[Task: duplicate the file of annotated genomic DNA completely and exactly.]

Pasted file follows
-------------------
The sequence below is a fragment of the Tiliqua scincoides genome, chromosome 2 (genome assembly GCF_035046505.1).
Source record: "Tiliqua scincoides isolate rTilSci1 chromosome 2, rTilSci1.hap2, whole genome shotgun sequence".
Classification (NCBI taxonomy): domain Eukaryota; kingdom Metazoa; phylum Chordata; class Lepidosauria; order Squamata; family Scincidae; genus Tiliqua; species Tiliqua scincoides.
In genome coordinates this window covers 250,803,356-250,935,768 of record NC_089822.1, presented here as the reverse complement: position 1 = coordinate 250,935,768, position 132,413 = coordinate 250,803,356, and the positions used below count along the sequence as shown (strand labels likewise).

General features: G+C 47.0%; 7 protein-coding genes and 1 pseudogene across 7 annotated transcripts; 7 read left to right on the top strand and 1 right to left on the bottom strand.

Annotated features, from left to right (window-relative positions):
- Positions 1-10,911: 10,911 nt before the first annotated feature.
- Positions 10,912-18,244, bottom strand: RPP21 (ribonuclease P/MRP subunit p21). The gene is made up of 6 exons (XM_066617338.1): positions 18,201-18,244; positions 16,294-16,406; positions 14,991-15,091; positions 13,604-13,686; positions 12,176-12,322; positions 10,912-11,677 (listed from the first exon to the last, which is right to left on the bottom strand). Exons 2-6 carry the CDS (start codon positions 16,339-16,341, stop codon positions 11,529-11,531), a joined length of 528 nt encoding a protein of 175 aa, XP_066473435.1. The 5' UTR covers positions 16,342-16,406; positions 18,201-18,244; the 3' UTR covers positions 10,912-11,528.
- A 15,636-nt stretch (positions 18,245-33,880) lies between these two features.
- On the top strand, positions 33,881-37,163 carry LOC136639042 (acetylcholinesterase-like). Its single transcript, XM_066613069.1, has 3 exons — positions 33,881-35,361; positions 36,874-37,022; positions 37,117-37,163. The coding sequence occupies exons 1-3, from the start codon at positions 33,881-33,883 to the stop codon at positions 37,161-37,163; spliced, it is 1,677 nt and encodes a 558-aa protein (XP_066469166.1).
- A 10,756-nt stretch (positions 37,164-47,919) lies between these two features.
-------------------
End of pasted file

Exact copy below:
The sequence below is a fragment of the Tiliqua scincoides genome, chromosome 2 (genome assembly GCF_035046505.1).
Source record: "Tiliqua scincoides isolate rTilSci1 chromosome 2, rTilSci1.hap2, whole genome shotgun sequence".
Classification (NCBI taxonomy): domain Eukaryota; kingdom Metazoa; phylum Chordata; class Lepidosauria; order Squamata; family Scincidae; genus Tiliqua; species Tiliqua scincoides.
In genome coordinates this window covers 250,803,356-250,935,768 of record NC_089822.1, presented here as the reverse complement: position 1 = coordinate 250,935,768, position 132,413 = coordinate 250,803,356, and the positions used below count along the sequence as shown (strand labels likewise).

General features: G+C 47.0%; 7 protein-coding genes and 1 pseudogene across 7 annotated transcripts; 7 read left to right on the top strand and 1 right to left on the bottom strand.

Annotated features, from left to right (window-relative positions):
- Positions 1-10,911: 10,911 nt before the first annotated feature.
- Positions 10,912-18,244, bottom strand: RPP21 (ribonuclease P/MRP subunit p21). The gene is made up of 6 exons (XM_066617338.1): positions 18,201-18,244; positions 16,294-16,406; positions 14,991-15,091; positions 13,604-13,686; positions 12,176-12,322; positions 10,912-11,677 (listed from the first exon to the last, which is right to left on the bottom strand). Exons 2-6 carry the CDS (start codon positions 16,339-16,341, stop codon positions 11,529-11,531), a joined length of 528 nt encoding a protein of 175 aa, XP_066473435.1. The 5' UTR covers positions 16,342-16,406; positions 18,201-18,244; the 3' UTR covers positions 10,912-11,528.
- A 15,636-nt stretch (positions 18,245-33,880) lies between these two features.
- On the top strand, positions 33,881-37,163 carry LOC136639042 (acetylcholinesterase-like). Its single transcript, XM_066613069.1, has 3 exons — positions 33,881-35,361; positions 36,874-37,022; positions 37,117-37,163. The coding sequence occupies exons 1-3, from the start codon at positions 33,881-33,883 to the stop codon at positions 37,161-37,163; spliced, it is 1,677 nt and encodes a 558-aa protein (XP_066469166.1).
- A 10,756-nt stretch (positions 37,164-47,919) lies between these two features.